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Re: Learning the Hard Way but Still Smitten

It may be the rig or many other things, But a simply fix will be to ease the Jib just before you tack- and make sure the main is on hard-"ish". It will move the CLR (Centre of Lateral Resistance) aft as the tiller is pushed to leeward. Also make sure your Centreboard is all the way down, else turning will be affected.

Also make sure you keep speed up. If you lose speed the rudder wont work :-D
Once the boat is head to wind, you can "backwind" the jib a little to turn the bow downwind.

Most sloop rigs will tack pretty easily, so it may be something simple you arent doing. But as you learn your boat more and more you will pick these things up.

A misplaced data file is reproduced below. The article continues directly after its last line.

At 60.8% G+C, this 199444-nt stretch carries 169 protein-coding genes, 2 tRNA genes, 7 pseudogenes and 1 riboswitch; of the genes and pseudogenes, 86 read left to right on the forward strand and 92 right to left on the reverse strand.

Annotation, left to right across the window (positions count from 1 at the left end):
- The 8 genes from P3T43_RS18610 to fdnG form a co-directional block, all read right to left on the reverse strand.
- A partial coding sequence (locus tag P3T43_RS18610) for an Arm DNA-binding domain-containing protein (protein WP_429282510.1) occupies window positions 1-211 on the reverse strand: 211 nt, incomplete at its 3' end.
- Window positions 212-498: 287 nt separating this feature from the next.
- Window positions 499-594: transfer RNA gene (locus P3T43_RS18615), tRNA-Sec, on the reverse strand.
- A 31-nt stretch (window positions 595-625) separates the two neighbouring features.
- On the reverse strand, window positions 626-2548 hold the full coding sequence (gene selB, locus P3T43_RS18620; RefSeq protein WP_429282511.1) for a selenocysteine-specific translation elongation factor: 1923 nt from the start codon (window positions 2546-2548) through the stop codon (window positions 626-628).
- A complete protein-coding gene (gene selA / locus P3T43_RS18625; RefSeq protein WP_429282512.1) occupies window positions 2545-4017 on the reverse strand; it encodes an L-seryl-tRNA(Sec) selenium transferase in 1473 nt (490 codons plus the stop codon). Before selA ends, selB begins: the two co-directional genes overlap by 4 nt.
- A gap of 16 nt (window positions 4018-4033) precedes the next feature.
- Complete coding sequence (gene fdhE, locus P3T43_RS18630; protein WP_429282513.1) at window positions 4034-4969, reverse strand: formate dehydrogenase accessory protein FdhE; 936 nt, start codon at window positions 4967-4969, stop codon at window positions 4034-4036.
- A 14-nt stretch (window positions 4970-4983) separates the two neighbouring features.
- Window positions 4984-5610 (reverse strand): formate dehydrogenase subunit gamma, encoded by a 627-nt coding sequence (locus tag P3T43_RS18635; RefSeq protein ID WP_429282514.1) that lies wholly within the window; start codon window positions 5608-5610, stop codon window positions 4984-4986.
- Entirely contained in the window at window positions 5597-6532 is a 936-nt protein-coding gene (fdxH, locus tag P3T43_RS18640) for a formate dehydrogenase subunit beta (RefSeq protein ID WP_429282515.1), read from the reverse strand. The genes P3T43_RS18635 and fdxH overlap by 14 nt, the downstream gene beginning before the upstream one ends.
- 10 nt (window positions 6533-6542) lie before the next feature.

There is no end to learning when it comes to sailing. Enjoy.
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Old 23-10-2013, 00:04   #3
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Re: Learning the Hard Way but Still Smitten

Hi & welcome. We are fairly new too. I've learnt not to rush the repairs until you are sure you have the right advice. e.g. rigging will last >>20years in cold wet climates but can fail in less than 10 years in the tropics but some just have a rule that advises rigging must be changed every 10 years..
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Old 23-10-2013, 01:00   #4